Emerging on deck in the fresh light of the following morning, we found that the egrets had laughed in the face of our puny anti-roosting efforts. Goodness knows how many or how few of them spent the night aboard, but everything was covered in guano. During the following hour's effort cleaning up, we decided another night in that spot was out of the question and that we'd have to either head for Santander or at the very least find some other place out of the roosting egret zone. The snag, of course, was the 3.5m swell expected outside. Would it even be possible to get out?

Certainly, there didn't seem to be any other boat traffic heading in or out of the estuary. The wind was forecast to be northwesterly, F3, or about 10 knots, but we could already feel that it was considerably more than that. Heading out through the entrance channel, the horizon out to sea was clearly sinuous, never a good sign, but we were desperate and pushed on. It was not long after high water, so no strong current and the waves were not breaking across the entrance, so we made a dash out.

It was pretty wild. Wind northwesterly, yes, but F6, or about 25 knots. Really though that was just what was needed to make sailing in that kind of sea an option at all. Waves certainly 3-4m. We tore over them and through them, surfing down the wave faces at tremendous speeds - up to 11.7 knots! The sun was shining and it was fun, but hard work too. The 30 miles from Ribadesella to San Vicente took us 10 hours to cover. The same to Santander was down in 5.

The entrance was well sheltered from the northwesterly swell and we tucked into the first anchorage, just inside, where all was remarkably peaceful. After seeing none for ages, we were surprised to find about half a dozen British boats in this anchorage. The scenery was lovely, we were anchored off a fine beach, close to town, had a delightful swim in the morning and then went ashore for a menu del dia lunch treat.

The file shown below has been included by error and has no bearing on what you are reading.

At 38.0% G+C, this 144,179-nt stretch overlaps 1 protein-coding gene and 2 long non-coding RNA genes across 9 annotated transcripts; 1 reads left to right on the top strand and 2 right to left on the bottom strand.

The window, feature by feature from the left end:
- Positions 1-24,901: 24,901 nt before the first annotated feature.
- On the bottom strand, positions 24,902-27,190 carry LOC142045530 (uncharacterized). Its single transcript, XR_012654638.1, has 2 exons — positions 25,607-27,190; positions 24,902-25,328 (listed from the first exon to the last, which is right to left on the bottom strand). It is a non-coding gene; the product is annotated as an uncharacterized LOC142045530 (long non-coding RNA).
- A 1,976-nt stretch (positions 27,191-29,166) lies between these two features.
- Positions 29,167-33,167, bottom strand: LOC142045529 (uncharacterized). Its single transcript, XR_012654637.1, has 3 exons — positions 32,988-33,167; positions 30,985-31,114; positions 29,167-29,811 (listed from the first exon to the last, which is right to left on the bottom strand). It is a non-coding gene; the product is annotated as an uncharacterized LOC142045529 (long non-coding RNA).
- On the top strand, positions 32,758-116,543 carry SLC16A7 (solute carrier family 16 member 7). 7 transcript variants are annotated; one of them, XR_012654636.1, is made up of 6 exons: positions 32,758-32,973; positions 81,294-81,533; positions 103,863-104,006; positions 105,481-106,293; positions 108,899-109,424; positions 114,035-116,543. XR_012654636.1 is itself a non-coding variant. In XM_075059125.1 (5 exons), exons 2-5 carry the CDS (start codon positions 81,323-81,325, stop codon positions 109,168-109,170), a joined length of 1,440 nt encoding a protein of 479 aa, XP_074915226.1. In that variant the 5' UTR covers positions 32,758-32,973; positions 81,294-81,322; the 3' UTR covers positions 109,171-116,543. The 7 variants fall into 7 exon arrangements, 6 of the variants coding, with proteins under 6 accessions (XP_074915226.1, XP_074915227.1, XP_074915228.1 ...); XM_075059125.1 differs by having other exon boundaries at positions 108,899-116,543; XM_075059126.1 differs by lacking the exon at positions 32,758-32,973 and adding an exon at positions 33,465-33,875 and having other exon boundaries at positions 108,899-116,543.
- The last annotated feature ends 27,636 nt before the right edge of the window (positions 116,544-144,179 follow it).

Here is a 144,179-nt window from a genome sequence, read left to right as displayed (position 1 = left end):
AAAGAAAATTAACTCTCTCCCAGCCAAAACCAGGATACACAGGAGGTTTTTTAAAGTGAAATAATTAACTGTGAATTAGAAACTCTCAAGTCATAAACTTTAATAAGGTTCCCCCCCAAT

View from the Santander anchorage
View of the Santander anchorage
Things were getting busy in the anchorage when we left, it was after all a beautiful Sunday afternoon. When we got back, it was all a bit chaotic. Boats absolutely everywhere, of course, but also a stiff (and unforecast) easterly blowing, driving a heavy chop straight into the anchorage and rolling Fettler about in a highly dramatic manner. There was nothing for it but to up sticks and look for better shelter further upriver. The first obvious spot was absolutely jam packed, no room at the inn. The other charted anchorages were wide open to the wind so we sailed off the page and right up to the navigable extent of the river where we finally found good shelter, though in a rather industrial setting, opposite a currently inactive ship yard.

The Astander yard, at dusk
Yesterday at dusk, we watched apprehensively as large flocks of egrets passed overhead, apparently bound for San Vicente. None stopped off.